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Stephen Chbosky Interview For Perks of Being a Wallflower

Stephen Chbosky Says That Making Perks of Being a Wallflower Is "a Dream Come True"

The Perks of Being a Wallflower was written 13 years ago, and this Fall, the adaptation is being brought to the big screen by its own author, Stephen Chbosky. Chbosky wrote the screenplay and directed the film after carefully casting the coming-of-age drama, picking young, talented actors like Logan Lerman and Emma Watson to play high-schoolers Charlie and Sam. At a set visit of the film I attended last year with several other reporters, we talked to Chbosky about turning the novel into a film, shooting the movie in his hometown of Pittsburgh, and why he knew he had made the right casting decisions.

How was it adapting your own novel for the screen?
It really is, as cliché as it sounds, it's a dream come true. I've wanted to make this movie. I first thought of the title of this movie 20 years ago this Fall — or, the title of the book and movie, 20 years ago this coming Fall. So I always felt that it would probably be both. And so yeah, it is a dream come true.

Had you intended for it to become a movie when you were writing the book?
I hoped that it would, yes.


It's been 13 years since the book came out; where do you think Charlie is today?
Um, you'll have to read the sequel [laughs].

What changes did you have to make to shift the book's letter format to a narrative screenplay?
I didn't have to make many changes; I just had to be very specific about the execution. You have to see it; it's hard to describe intellectually. You have to just see it. What I found was, I wrote the book as a series of letters because I wanted the reader to feel very intimately connected to Charlie, and so it was finding a point of view from the film that would lead to the same connection. And luckily with Logan Lerman, it's not very difficult to get that sense of connection.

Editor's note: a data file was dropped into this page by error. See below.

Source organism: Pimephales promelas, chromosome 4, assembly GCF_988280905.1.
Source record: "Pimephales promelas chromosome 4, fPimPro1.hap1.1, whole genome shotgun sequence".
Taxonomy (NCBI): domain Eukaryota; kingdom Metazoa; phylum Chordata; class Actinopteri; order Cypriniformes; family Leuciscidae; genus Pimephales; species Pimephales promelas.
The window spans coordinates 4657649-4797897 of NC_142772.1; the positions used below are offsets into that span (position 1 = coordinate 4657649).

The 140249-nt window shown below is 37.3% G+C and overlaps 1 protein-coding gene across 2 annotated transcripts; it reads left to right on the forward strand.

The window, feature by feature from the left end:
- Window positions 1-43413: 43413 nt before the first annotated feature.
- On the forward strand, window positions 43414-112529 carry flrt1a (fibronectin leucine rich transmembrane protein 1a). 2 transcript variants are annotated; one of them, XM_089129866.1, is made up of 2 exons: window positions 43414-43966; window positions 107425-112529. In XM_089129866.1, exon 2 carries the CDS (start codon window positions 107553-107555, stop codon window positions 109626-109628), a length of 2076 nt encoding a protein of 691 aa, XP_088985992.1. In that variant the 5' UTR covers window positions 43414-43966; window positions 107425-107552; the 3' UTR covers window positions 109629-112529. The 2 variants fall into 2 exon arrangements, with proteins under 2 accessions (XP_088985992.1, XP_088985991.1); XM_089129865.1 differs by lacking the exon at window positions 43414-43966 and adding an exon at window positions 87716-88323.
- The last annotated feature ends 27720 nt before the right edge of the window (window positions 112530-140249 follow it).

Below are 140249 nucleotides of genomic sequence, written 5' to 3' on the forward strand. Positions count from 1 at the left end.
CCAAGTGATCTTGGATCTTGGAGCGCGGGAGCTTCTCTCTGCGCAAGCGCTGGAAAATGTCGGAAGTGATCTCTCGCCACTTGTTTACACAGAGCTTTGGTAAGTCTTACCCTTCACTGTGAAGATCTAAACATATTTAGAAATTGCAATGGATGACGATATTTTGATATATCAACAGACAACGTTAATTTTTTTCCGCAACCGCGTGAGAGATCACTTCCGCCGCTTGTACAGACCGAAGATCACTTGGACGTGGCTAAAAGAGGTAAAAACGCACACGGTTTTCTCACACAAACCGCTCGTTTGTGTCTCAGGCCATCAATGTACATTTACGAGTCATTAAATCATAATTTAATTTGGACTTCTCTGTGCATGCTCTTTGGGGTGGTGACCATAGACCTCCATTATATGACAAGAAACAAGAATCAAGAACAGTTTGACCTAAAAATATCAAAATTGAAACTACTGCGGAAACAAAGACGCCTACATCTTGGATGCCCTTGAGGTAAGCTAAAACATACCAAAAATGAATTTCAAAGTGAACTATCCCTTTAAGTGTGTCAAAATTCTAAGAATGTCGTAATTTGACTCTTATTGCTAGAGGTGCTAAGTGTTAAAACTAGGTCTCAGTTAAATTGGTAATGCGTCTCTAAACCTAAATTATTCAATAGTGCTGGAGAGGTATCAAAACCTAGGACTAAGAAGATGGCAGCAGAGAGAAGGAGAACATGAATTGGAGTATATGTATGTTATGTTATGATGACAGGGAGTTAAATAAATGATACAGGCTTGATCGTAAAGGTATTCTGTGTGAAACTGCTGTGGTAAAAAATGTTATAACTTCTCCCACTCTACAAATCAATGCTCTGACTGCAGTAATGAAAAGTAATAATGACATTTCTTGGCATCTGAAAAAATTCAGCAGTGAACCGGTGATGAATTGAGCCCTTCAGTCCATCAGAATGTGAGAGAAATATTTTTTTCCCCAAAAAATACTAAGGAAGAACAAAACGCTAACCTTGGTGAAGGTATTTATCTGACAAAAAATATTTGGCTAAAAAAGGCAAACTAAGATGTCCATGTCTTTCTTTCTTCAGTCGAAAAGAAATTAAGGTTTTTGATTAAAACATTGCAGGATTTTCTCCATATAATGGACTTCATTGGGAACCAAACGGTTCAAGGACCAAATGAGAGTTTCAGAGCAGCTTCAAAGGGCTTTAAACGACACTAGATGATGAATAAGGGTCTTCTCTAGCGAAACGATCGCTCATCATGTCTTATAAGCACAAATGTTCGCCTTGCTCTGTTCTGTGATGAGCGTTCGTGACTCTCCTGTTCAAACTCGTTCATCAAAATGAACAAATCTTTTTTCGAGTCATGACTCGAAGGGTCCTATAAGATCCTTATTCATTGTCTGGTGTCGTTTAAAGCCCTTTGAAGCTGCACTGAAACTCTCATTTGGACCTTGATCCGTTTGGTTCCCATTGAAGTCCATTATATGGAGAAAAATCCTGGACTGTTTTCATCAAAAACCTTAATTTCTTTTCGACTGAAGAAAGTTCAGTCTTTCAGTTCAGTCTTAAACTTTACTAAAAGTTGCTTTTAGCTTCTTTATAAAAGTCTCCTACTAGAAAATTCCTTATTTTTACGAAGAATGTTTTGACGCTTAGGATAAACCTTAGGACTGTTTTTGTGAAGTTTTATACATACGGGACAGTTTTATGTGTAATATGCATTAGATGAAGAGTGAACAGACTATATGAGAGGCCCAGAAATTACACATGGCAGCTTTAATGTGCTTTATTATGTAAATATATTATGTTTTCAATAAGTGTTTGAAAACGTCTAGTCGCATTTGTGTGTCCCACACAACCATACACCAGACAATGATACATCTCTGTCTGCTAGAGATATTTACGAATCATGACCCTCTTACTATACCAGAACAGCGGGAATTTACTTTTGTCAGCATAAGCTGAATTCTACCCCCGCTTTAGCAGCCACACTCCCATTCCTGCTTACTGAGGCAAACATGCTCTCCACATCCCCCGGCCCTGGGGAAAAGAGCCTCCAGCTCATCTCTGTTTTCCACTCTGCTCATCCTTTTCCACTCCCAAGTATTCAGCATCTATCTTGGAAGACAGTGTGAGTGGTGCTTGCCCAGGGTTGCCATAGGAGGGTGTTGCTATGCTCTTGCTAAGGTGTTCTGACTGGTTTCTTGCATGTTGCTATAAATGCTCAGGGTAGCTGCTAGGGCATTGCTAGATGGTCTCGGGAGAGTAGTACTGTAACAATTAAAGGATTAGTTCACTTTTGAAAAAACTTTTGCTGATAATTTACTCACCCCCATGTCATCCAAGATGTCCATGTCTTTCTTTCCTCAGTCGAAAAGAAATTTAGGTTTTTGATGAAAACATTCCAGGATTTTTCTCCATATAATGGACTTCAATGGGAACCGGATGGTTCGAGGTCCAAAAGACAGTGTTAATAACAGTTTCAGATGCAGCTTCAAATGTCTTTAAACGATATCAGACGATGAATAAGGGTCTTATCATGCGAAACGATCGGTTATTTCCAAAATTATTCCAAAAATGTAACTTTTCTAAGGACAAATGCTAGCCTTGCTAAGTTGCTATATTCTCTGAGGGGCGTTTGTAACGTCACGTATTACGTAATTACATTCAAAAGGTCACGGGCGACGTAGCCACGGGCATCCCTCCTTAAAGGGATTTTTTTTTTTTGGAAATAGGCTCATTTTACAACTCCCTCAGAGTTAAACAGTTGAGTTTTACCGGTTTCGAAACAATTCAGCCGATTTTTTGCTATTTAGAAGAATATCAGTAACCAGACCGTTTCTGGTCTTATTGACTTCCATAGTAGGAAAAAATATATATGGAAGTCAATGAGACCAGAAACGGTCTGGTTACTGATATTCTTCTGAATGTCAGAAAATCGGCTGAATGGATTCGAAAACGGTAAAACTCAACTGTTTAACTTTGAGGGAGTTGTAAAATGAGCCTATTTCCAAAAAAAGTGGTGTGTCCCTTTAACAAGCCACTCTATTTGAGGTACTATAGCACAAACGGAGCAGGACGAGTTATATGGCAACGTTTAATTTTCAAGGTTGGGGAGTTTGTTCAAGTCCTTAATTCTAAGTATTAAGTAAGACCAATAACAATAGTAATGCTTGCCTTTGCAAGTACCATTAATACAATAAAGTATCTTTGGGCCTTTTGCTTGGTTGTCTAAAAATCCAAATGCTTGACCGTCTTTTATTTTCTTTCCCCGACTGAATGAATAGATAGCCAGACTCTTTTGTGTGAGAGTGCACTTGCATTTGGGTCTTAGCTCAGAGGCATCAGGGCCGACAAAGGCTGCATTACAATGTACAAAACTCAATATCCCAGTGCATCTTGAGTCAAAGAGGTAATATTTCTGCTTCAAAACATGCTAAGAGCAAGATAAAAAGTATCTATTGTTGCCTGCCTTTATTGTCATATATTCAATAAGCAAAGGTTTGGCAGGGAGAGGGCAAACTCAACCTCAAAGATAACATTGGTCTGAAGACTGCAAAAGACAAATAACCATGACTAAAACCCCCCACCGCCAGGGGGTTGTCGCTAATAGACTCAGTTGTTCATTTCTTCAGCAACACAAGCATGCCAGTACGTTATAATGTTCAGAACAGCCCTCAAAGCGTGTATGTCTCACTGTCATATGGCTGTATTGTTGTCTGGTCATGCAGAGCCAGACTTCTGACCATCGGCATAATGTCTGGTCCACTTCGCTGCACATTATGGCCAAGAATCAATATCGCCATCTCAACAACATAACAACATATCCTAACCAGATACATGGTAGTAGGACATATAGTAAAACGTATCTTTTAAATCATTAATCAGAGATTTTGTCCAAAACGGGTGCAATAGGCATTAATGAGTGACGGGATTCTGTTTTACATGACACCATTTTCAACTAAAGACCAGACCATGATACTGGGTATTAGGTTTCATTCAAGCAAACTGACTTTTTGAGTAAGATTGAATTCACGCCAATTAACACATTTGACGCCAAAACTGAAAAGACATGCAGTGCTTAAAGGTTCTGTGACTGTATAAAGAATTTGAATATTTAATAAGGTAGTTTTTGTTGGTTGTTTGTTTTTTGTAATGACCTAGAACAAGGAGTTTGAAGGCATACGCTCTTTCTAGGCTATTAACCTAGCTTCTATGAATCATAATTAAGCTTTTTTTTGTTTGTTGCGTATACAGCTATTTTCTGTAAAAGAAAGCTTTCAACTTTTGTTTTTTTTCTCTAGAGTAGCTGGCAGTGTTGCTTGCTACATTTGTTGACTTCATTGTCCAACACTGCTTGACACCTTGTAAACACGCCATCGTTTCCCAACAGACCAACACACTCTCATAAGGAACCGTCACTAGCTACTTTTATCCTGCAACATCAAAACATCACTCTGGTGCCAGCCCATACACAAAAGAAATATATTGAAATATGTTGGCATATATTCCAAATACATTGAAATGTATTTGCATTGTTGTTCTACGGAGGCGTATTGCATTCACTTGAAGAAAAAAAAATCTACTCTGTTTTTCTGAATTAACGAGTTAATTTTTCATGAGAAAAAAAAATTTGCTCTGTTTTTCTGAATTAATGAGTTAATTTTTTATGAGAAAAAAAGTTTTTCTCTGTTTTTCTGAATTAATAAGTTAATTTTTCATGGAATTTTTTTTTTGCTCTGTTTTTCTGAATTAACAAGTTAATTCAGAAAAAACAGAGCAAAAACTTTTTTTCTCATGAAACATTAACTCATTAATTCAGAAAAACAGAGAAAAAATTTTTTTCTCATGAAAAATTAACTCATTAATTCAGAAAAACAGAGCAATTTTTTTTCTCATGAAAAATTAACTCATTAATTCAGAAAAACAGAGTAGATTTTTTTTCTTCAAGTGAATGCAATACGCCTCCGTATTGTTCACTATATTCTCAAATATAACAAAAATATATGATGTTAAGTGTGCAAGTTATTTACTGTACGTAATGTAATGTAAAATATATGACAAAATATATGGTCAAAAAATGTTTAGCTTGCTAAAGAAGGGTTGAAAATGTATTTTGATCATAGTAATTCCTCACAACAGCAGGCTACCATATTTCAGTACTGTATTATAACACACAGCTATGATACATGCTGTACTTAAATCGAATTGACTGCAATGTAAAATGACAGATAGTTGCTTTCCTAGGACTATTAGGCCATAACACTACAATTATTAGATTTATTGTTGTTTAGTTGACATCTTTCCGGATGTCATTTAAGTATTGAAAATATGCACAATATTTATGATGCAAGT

Find out what else Chbosky said about the film, and why he chose Watson to play Sam after the jump.

Is Charlie narrating the movie?
You see him write letters. It's not a straight narration; it's more part of his character. Just like he would write letters in real life and in the book, you see him do it.

Are the letters going to be a big part of the film, too?
Yeah, it'll be a part of the film, absolutely.

When you were picking places for filming locations in Pittsburgh, where you're from, were there any places that were particularly meaningful?
Yeah, quite a few. The place where we shot The Rocky Horror Picture Show, the Hollywood Theater in Dormont, that's the very first place that I saw The Rocky Horror Picture Show and the first place I saw the floor show. And so going back there 25 years later was incredibly meaningful. I loved it. I love filming here at Peters Township [high school], I love filming at Kings, where my parents eat breakfast three times a week.

How did you know that you cast the right people for the roles?
You know, I had a philosophy, we all had a philosophy, which is: "Don't just cast actors, but cast people." So what happened was everybody basically auditioned, and so what you looked for was not just the individual performances, but how you thought they would fit together. And one of the great joys has been watching this fictional group of friends over the Summer become a really tight family of friends. All of them — Emma, Ezra [Miller], Logan, Nina [Dobrev] — were really across the board. So yeah, it was just an instinctive thing, and how we felt people would fit together. And we have an amazing cast. I mean across the board. There is not a weak link, not a single one.

Why did you want Emma for Sam?
I wanted Emma for Sam because I think that she has this amazing . . . she's luminous, but she's also incredibly approachable. She's very down to earth; she's very fragile, but in this very beautiful way. And to me, that's all the qualities that I always saw in Sam. Plus, she can dance. The girl can dance.

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